Application deadline: 31 March 2018 11:30 PM

Leeds Museums and Galleries seek to appoint a curator with a specialism in World Cultures.
Leeds Museums and Galleries has over 12,000 items in its World Cultures collection, making it the largest centre for this collection focus in Yorkshire. The collection is wide-ranging with Asia best represented (particularly China and India), then Africa, followed by the Americas, Oceania and lastly Europe outside the UK. It is our aim to represent global world cultures of the present day through our collections, to recognise the importance and significance of the diaspora and migrant communities in the life of our city and to continue to explore historical anthropology through material artefacts. 
A key part of the role is working with communities in Leeds in the display and development of the collection, so we’re looking for someone who can bring subject specialist knowledge, but also the ability to build relationships, reaching out across the city to work collaboratively. Based at Leeds Discovery Centre, but working across Leeds Museums and Galleries sites, the postholder will work with colleagues across the service to maximise the impact of our collections and the experience of our audiences. 
Given the wide-ranging nature of this collection, you may have a background in Anthropology, Cultural studies, International studies, World Art or other similar subject areas.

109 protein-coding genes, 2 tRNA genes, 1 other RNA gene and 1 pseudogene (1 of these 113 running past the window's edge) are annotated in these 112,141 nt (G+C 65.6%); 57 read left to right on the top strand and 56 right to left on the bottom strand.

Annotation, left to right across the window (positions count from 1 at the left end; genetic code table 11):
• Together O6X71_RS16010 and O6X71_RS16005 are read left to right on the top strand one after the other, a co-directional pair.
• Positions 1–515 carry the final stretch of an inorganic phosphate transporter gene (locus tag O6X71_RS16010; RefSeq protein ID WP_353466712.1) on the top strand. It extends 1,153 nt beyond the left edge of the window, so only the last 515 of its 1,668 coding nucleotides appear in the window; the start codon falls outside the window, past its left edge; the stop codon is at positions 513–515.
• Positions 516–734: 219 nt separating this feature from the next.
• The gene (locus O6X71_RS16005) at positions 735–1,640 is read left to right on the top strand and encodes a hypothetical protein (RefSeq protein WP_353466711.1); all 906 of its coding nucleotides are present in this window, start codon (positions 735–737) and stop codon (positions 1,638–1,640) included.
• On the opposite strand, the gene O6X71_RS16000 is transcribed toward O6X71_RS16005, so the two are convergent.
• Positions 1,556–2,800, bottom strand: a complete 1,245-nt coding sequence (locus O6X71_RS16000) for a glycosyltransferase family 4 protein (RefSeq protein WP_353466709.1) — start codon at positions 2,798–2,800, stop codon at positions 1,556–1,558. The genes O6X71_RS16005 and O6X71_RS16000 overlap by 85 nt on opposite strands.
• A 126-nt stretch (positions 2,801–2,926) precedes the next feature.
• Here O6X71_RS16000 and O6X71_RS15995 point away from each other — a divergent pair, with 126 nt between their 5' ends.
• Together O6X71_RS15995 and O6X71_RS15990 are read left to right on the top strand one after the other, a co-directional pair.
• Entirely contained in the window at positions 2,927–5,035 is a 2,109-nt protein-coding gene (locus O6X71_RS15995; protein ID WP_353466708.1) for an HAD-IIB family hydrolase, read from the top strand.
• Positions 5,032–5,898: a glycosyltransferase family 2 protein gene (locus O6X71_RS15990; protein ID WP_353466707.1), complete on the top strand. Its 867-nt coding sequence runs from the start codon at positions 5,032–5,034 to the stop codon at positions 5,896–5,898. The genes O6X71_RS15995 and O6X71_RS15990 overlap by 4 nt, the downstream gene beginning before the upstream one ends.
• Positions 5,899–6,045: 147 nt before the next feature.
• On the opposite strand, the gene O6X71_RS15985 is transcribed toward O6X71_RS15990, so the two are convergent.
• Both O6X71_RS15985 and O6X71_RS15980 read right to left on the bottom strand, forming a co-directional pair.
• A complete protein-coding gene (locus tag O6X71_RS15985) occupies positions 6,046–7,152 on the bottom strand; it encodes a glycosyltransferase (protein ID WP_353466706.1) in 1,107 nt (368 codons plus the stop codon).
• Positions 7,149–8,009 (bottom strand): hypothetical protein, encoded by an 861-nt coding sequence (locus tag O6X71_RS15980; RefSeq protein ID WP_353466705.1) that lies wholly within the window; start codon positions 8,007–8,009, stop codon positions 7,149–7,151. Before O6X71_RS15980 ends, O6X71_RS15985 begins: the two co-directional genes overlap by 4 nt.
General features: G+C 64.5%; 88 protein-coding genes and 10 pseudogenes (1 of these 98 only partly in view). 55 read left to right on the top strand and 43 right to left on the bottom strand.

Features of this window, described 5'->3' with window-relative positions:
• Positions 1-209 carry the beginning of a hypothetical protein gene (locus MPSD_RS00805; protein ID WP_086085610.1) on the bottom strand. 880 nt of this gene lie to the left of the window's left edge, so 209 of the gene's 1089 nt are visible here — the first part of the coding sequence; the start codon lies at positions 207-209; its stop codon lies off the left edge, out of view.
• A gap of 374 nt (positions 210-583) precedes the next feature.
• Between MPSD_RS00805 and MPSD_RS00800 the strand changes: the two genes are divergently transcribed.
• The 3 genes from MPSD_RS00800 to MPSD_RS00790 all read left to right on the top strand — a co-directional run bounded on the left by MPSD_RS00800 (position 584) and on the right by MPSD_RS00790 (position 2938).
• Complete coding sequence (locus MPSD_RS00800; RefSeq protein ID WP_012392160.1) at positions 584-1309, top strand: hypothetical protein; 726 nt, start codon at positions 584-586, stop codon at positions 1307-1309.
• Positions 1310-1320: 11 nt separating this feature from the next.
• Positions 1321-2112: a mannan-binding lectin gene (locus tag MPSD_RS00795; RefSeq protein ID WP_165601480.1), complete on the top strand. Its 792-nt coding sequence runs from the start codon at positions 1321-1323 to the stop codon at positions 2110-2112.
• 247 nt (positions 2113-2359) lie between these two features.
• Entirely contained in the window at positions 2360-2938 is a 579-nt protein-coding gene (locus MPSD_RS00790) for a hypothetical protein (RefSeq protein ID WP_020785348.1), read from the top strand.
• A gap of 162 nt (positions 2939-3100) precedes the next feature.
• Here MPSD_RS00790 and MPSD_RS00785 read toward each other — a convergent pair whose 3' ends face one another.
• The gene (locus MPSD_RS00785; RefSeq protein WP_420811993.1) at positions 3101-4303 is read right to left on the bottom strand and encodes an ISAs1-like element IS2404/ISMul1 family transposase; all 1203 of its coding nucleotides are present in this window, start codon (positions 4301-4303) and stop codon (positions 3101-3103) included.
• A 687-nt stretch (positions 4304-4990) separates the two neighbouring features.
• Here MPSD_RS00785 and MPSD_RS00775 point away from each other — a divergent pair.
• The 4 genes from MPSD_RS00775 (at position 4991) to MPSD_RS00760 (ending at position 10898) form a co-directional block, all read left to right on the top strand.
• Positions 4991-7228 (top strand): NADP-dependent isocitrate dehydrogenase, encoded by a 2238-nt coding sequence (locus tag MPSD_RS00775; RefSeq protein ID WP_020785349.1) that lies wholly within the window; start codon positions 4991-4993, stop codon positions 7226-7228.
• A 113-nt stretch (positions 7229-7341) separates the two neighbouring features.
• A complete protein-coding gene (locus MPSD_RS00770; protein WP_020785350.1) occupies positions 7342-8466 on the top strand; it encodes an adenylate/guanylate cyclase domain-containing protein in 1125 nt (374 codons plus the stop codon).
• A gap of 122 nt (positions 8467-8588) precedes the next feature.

Himalayan Fashion will astound you with its variety and colour! Don’t miss this stunning new exhibition of fashion and textiles in a unique country house setting. Discover sumptuous silk brocades, geometric dhaka cotton weaves, fine Kashmir wool shawls and rainbows of printed prayer flags. 

See the whole range of fashion from costly court outfits and high end designer dresses to everyday wear and clothing worn by everyone from Buddhist monks to Gurkhas.
Leeds has a great range of costume from Tibet, Nepal and Bhutan, thanks to the purchases made by former curator, Veronica Johnston, who travelled in the region in the late 1980s and 1990s. Now we have teamed up with National Museums Liverpool, Leeds Nepalese Community and Harewood House to create this unique chance to learn about the role of fashion and textiles in Himalayan cultures. National Museums Liverpool are lending sumptuous official dress from the 1920s and a Bhutan stag mask from before 1914. Leeds Nepalese Community has lent contemporary best dress and David Lascelles, Earl of Harewood, is lending two masks and costume elements from Bhutan, from the inauguration of the Harewood Buddhist stupa in 2005.